Gill Stephen, 1998, New Constitutionalism Democratisation and Global Political Economy, Pacifica Review, 10(1):23-38.
Gowan P, 2001, Neoliberal Cosmopolitanism, New left Review, (11): 79-93.
Kapstein E.B., 1994, Governing the global economy: international finance and the state, Cambridge MA: Harvard University Press.
Payne Anthony, 2005, The study of Governance in a Global Political Economy, στο Nicola Phillips (επιμ.), Globalizing International Political Economy, New York,
Palgrave Macmillan, σελ. 55-81.
Pauly L. W, 1997, Who elected the bankers. Surveillance and control in the world economy, Ithaca, Cornell University Press.
Porter T, 2001, The democratic deficit in the institutional arrangements for regulating global finance, Global Governance, (7): 427-439.
Ruggie John Gerard, 1998, Constructing the World Polity: Essays on International Institutionalism, N. York, Routledge.
Stiglitz J, 2000, What I learned at the world Economic Crisis, The New Republic, April 17:56-61.
Webb M, 1995, The Political Economy of Policy Coordination, Ithaca, Cornell University Press.
Widmaier W., 2003. Constructing Monetary Crises: Monetary Understandings and State Interests in cooperation, Review of International Studies, (29): 61-77.
Williamson John, 1993, Democracy and Washington Consensus, World Development, 21(8): 1329-1336.
Χαζάκης Κωνσταντίνος, 2007, Παγκόσμια Οικονομική Ηγεμονία ή Συνεργασία; Ο ρόλος της ομάδας των οκτώ πιο ανεπτυγμένων χωρών, Αθήνα, Παπαζήσης.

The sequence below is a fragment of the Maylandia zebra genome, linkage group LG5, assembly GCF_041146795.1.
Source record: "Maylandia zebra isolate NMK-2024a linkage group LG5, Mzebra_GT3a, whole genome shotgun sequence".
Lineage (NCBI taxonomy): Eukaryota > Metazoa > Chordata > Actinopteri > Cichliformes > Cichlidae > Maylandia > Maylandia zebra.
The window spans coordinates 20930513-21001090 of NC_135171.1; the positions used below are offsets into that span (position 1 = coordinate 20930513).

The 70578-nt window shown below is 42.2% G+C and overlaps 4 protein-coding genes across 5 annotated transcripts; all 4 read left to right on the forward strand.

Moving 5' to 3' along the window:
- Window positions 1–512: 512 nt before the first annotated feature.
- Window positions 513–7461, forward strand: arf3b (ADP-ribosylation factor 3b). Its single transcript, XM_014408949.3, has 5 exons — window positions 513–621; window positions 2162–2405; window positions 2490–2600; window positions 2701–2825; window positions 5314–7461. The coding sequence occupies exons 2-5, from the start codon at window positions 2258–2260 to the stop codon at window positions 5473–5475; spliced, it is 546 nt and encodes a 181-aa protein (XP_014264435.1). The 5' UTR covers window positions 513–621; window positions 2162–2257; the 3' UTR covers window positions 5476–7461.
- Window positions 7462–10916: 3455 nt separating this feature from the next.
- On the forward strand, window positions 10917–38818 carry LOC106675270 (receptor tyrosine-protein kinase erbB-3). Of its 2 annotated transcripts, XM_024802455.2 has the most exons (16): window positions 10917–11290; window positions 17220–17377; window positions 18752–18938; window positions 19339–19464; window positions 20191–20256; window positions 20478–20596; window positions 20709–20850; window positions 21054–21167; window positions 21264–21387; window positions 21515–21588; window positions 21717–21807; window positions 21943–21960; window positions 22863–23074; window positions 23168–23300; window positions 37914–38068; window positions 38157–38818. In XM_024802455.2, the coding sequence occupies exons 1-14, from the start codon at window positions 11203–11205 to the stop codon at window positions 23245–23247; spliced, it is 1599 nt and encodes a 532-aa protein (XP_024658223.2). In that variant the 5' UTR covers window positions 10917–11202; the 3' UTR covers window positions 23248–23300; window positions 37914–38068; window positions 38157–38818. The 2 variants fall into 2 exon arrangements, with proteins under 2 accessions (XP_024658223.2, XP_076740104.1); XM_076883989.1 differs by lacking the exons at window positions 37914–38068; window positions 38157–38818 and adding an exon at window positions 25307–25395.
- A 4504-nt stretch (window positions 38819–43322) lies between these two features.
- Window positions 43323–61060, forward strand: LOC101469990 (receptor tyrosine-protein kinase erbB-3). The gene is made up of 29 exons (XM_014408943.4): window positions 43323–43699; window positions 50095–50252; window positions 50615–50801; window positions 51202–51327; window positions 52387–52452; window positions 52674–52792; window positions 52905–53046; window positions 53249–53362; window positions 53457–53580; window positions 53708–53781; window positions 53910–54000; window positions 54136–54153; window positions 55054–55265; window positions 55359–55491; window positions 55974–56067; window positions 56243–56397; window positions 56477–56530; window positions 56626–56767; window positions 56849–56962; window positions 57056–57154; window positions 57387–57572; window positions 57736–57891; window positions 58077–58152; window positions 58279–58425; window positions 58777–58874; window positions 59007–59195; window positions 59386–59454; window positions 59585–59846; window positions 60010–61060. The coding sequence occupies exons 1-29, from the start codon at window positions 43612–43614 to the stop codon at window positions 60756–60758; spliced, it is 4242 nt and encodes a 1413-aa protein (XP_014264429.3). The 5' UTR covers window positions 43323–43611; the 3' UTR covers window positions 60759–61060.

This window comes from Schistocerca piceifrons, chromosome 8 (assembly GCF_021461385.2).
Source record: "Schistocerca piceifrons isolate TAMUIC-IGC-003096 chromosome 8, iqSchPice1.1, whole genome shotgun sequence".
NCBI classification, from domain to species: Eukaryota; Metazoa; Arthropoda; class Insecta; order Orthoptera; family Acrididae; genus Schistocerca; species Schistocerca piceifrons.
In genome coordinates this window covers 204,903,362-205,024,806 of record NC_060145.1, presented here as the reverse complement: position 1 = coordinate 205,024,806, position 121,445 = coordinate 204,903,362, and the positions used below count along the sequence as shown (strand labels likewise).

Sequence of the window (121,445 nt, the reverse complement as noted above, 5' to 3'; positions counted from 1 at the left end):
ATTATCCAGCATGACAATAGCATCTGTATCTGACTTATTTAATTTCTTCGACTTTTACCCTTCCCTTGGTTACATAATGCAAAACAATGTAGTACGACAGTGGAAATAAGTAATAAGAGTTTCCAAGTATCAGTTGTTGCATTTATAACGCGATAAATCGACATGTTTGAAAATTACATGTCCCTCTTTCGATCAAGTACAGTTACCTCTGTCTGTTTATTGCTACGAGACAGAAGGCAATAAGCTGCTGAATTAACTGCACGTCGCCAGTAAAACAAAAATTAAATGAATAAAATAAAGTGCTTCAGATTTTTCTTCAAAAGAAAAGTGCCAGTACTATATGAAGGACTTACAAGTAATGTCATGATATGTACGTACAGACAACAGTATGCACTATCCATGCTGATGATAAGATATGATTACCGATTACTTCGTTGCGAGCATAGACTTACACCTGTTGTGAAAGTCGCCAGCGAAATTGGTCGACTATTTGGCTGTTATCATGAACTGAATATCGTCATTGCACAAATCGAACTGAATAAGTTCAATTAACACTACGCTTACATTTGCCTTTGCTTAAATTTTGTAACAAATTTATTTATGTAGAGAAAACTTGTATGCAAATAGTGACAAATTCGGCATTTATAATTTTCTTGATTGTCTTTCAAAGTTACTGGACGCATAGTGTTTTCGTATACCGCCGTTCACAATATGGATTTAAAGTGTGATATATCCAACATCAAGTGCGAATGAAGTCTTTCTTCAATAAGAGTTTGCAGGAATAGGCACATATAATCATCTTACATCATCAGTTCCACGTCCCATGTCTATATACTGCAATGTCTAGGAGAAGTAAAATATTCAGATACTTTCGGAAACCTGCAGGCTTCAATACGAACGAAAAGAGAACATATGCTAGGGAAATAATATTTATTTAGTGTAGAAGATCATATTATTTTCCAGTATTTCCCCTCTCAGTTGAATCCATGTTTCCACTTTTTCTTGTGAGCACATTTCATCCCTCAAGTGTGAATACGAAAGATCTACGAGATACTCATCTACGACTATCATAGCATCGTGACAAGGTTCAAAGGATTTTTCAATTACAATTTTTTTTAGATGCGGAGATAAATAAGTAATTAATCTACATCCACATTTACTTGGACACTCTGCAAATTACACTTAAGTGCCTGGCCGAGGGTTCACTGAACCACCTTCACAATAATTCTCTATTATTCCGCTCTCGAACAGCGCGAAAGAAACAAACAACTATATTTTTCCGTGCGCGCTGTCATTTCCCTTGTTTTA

Weeks 3-4
Caves Richard E. – Frankel Jeffrey A. – Jones Ronald W, (1993), “World Trade and Payments: An Introduction”, N – York, Harper Collins College Publishers, sixth edition.
Paul Collier, 2006, why the W.T.O. is deadlocked: And what can be done about it, The World Economy.
Arwel Davies, 2006, Reviewing dispute settlement at the World Trade Organization: A time to reconsider the role of Compensation?, World Trade Review, (5): 31-67
Dilip K. Das, 2006, The Doha round of multilateral negotiations and the embellishing role of the developing economies, The International Trade Journal, xx, no 3.
P. Guerrieri and D. Dimon, 2006, The trade regionalism of the United States and the European Union: Cooperative or Competitive strategies? The International Trade Journal, vol. xx, no 2.
A. Narlikar, 2006, Fairness in International Trade Negotiations: Developing countries